It's not easy being Green
As the national Greens draw more attention than ever, a radical wing
threatens to split the movement.
by Seth Gitell
Drive into Downtown Lawrence, and the first things you see are
the massive old mills once powered by the Merrimack River -- remnants of the
Industrial Revolution. But there's more to Lawrence than its past. Head along
Essex Street in the heart of downtown and you'll see Dominican bakeries and
women's clothing shops, signs of an immigrant-fueled urban renaissance. You'll
also see, somewhat incongruously, the Bernstein Bookstore, where leftist
posters and placards adorn the plate-glass windows. Here, a new revolution is
struggling to emerge amid the remains of the old. The Bernstein doesn't just
sell books: it also doubles as the unlikely national headquarters of the Green
America's Greens are getting more attention this year than ever before in their
10-year history: when the Association of State Green Parties (ASGP)
nominated Ralph Nader at its convention in Denver last month, the event was
covered by every major national newspaper and by broadcast news outlets
including CNN and MSNBC (see "Green Party Gets Serious," News and Features,
June 30). Yet when the Lawrence-based Green Party USA (GPUSA) did the same the
previous month in Chicago, it attracted less fanfare. That may be ironic.
Although Nader is running on the platform of the ASGP, it is the more
grassroots-oriented GPUSA that threatens to steal the thunder from its more
electorally focused rivals -- and, potentially, affect how many votes Nader
wins in November.
The ASGP and the GPUSA have vastly different personalities, agendas, and
platforms -- a fact that seems lost on many in the mainstream press. Writing in
the July 10 issue of the New Republic, for example, Jonathan Chait
linked Nader to the "tofu-chomping, guitar-strumming naïveté" of
the Green Party without distinguishing the two groups or their platforms.
Syndicated columnist James Lileks did something similar last Saturday in
the Boston Herald and other newspapers. (The Lawrence faction sent a
letter to the New Republic making this distinction, but so far it hasn't
Such confusion does not please ASGP stalwarts, who are far more moderate than
their GPUSA counterparts. Chait was correct, for example, to write that the
GPUSA platform calls for the abolition of the US Senate, the nationalization of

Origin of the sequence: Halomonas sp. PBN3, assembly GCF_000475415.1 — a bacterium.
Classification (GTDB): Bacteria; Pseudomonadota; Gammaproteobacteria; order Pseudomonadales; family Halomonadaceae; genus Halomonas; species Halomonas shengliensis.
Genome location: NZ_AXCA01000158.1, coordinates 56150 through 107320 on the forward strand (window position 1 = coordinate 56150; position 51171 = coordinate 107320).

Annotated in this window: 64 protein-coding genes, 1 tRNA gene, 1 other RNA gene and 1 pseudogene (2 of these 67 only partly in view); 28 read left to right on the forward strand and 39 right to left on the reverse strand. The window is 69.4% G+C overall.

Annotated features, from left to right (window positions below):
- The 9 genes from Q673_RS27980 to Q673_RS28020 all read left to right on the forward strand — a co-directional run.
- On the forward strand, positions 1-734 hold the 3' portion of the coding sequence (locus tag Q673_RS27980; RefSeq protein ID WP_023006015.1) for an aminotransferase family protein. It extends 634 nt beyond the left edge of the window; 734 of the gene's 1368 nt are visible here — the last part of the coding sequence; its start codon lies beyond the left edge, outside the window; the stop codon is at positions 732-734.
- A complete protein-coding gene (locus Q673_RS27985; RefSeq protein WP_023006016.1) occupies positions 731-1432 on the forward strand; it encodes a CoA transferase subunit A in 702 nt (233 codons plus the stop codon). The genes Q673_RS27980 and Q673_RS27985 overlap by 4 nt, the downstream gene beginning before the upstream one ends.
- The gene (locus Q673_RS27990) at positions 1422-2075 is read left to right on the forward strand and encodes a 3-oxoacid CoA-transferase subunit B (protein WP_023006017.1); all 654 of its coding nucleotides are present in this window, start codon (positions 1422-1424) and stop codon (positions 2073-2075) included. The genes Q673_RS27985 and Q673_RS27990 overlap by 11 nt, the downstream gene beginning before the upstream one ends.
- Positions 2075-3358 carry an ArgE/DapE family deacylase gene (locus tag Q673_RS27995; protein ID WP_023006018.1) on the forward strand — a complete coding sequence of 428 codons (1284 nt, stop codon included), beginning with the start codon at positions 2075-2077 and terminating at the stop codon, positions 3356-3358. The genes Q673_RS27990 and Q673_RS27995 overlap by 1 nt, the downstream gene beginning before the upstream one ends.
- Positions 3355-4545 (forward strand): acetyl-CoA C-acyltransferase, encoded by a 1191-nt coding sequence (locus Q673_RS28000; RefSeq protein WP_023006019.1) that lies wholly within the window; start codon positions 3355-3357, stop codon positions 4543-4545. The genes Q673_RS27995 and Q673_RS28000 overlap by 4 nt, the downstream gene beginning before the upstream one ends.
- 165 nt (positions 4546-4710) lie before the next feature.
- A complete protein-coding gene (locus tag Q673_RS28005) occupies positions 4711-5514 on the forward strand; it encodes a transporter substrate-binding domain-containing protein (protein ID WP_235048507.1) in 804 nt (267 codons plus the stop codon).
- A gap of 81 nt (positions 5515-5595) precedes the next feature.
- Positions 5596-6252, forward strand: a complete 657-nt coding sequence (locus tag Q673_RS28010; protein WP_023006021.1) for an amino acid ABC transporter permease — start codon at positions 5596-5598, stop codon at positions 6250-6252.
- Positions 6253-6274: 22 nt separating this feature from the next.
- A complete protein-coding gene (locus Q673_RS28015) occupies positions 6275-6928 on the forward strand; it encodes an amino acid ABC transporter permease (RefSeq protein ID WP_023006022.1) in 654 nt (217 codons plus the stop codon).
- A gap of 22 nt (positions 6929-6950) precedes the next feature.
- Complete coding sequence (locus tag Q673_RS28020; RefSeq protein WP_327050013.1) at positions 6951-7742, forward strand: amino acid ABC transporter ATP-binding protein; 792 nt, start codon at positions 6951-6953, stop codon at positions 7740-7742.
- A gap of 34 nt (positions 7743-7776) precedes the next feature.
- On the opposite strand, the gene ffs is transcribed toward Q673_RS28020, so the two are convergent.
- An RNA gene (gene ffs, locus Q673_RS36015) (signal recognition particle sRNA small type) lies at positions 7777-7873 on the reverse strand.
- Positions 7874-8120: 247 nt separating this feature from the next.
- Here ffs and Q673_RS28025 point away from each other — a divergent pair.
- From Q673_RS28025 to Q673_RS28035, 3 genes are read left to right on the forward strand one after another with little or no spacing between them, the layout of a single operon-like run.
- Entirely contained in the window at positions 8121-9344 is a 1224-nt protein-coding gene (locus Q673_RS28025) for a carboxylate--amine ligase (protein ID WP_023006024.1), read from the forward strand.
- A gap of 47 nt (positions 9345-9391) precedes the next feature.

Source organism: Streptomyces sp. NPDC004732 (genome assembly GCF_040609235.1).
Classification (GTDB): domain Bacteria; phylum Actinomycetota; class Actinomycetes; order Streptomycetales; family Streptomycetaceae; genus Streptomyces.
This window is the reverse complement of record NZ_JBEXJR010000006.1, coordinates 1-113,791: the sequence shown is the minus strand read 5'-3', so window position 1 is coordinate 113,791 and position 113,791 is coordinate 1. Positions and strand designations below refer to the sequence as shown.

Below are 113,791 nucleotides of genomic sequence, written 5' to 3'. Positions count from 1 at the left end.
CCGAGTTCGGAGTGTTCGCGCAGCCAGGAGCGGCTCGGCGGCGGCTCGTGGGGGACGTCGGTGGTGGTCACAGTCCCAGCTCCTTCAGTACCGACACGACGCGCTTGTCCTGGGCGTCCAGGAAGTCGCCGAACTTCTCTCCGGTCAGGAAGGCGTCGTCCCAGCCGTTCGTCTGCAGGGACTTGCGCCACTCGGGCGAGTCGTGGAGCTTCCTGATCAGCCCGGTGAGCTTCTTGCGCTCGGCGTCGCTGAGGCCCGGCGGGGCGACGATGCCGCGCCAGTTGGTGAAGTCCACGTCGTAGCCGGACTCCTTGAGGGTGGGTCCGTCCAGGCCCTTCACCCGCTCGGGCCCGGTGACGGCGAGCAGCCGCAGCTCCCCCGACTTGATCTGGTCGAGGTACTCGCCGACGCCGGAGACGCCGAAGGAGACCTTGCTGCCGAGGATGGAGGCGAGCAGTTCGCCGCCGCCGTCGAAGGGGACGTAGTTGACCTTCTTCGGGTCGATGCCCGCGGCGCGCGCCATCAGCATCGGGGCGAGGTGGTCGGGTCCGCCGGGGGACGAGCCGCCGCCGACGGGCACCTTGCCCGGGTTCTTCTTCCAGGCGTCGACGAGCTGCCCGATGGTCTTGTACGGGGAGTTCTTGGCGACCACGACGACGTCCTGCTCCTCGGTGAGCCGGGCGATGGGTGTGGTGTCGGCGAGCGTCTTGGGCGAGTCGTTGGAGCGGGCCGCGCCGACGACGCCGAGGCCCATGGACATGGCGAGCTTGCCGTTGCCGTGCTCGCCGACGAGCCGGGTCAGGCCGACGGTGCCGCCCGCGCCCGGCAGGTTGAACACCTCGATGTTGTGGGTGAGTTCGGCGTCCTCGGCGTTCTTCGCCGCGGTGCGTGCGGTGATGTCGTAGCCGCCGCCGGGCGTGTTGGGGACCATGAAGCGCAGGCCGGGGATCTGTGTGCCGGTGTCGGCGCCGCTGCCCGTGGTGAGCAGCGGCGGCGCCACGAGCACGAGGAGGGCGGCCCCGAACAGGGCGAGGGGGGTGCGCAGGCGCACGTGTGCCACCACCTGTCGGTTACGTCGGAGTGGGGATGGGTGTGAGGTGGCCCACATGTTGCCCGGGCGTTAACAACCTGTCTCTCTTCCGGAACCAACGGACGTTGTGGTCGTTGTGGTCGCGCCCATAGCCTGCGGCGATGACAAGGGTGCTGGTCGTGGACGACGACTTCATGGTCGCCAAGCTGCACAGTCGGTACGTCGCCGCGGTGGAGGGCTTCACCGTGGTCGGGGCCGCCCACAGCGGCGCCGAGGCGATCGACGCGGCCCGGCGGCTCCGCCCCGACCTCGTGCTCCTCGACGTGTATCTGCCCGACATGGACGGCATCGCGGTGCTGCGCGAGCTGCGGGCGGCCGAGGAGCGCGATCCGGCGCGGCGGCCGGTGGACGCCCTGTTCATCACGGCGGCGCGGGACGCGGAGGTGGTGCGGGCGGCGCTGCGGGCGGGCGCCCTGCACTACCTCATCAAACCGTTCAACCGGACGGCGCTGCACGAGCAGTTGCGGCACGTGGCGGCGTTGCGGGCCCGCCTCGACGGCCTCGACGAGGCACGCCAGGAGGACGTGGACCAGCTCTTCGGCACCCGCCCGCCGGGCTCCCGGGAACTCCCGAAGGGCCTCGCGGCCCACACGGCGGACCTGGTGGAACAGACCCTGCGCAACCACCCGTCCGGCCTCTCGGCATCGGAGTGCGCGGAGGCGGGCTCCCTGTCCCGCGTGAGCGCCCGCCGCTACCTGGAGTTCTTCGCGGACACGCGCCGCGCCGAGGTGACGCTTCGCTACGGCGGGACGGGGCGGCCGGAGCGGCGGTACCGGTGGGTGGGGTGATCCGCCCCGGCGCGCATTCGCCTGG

the largest 500 corporations, "clemency for Leonard Peltier," a "new trial for
Mumia Abu-Jamal," and "freedom for Lori Berenson," an American jailed in Peru
for aiding the Tupac Amaru, a terrorist revolutionary group. But Nader is not
running on the GPUSA platform. He is running on the ASGP platform -- a document
crafted by Democratic activist Steve Schmidt, who worked on presidential
campaigns for Michael Dukakis in 1988 and Jerry Brown in 1992 -- and it says
nothing of the sort. The ASGP platform favors "proportional representation"
(the type used in Cambridge city elections), employee stock-ownership plans,
and a "fair minimum wage." The platform also voices opposition to the death
penalty and support for gay marriage and the formation of a Civilian
Conservation Corps. And the document says that "it is time to look at statutes
and precedents to hold corporations accountable" for their actions -- which
goes further than what the pro-business Democrats and Republicans have to say,
to be sure, but not nearly as far as the GPUSA's pronouncements.
These divergent strategies and politics may play out locally during the October
3 presidential debate, which will be held under the auspices of the John F.
Kennedy Library. The ASGP-backed Nader campaign has sued the debate commission
to get Nader included in the debate with Vice-President Al Gore and Texas
governor George W. Bush (see "Editorial," News and Features, July 7). The
Lawrence-based GPUSA activists, meanwhile, are threatening to incite bedlam
with Seattle-style protests outside the library if Nader is not allowed onto
the stage, and maybe even if he is -- just to get their message out on the
Seth Gitell can be reached at sgitell[a]phx.com.
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